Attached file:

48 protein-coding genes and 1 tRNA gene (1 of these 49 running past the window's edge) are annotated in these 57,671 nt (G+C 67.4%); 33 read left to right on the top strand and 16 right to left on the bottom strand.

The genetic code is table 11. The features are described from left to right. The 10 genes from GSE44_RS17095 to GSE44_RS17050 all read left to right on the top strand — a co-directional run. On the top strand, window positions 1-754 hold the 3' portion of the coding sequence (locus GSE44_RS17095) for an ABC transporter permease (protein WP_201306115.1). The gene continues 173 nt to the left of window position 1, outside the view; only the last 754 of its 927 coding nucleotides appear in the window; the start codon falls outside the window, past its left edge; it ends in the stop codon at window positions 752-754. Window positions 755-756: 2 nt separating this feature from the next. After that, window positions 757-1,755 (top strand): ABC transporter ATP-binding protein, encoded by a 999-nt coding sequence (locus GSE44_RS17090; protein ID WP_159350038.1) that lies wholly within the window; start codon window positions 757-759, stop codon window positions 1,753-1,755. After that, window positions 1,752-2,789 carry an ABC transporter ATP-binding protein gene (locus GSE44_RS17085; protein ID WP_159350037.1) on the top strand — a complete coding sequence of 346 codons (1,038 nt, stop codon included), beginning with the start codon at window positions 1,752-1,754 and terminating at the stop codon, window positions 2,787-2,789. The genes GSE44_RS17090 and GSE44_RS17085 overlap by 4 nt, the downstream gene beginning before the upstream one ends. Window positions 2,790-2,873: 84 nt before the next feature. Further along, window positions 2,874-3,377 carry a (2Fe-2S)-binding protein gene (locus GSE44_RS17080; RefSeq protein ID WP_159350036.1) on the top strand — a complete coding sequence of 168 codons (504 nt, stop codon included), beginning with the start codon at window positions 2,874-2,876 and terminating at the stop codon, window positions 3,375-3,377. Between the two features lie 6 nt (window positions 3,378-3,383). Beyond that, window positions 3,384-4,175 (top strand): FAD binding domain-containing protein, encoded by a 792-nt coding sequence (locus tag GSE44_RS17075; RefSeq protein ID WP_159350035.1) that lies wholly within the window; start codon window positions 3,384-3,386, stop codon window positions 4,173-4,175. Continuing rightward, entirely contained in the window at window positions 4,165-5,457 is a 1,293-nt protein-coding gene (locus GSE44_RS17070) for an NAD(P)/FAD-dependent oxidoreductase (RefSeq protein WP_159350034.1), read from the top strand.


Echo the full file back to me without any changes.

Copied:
48 protein-coding genes and 1 tRNA gene (1 of these 49 running past the window's edge) are annotated in these 57,671 nt (G+C 67.4%); 33 read left to right on the top strand and 16 right to left on the bottom strand.

The genetic code is table 11. The features are described from left to right. The 10 genes from GSE44_RS17095 to GSE44_RS17050 all read left to right on the top strand — a co-directional run. On the top strand, window positions 1-754 hold the 3' portion of the coding sequence (locus GSE44_RS17095) for an ABC transporter permease (protein WP_201306115.1). The gene continues 173 nt to the left of window position 1, outside the view; only the last 754 of its 927 coding nucleotides appear in the window; the start codon falls outside the window, past its left edge; it ends in the stop codon at window positions 752-754. Window positions 755-756: 2 nt separating this feature from the next. After that, window positions 757-1,755 (top strand): ABC transporter ATP-binding protein, encoded by a 999-nt coding sequence (locus GSE44_RS17090; protein ID WP_159350038.1) that lies wholly within the window; start codon window positions 757-759, stop codon window positions 1,753-1,755. After that, window positions 1,752-2,789 carry an ABC transporter ATP-binding protein gene (locus GSE44_RS17085; protein ID WP_159350037.1) on the top strand — a complete coding sequence of 346 codons (1,038 nt, stop codon included), beginning with the start codon at window positions 1,752-1,754 and terminating at the stop codon, window positions 2,787-2,789. The genes GSE44_RS17090 and GSE44_RS17085 overlap by 4 nt, the downstream gene beginning before the upstream one ends. Window positions 2,790-2,873: 84 nt before the next feature. Further along, window positions 2,874-3,377 carry a (2Fe-2S)-binding protein gene (locus GSE44_RS17080; RefSeq protein ID WP_159350036.1) on the top strand — a complete coding sequence of 168 codons (504 nt, stop codon included), beginning with the start codon at window positions 2,874-2,876 and terminating at the stop codon, window positions 3,375-3,377. Between the two features lie 6 nt (window positions 3,378-3,383). Beyond that, window positions 3,384-4,175 (top strand): FAD binding domain-containing protein, encoded by a 792-nt coding sequence (locus tag GSE44_RS17075; RefSeq protein ID WP_159350035.1) that lies wholly within the window; start codon window positions 3,384-3,386, stop codon window positions 4,173-4,175. Continuing rightward, entirely contained in the window at window positions 4,165-5,457 is a 1,293-nt protein-coding gene (locus GSE44_RS17070) for an NAD(P)/FAD-dependent oxidoreductase (RefSeq protein WP_159350034.1), read from the top strand.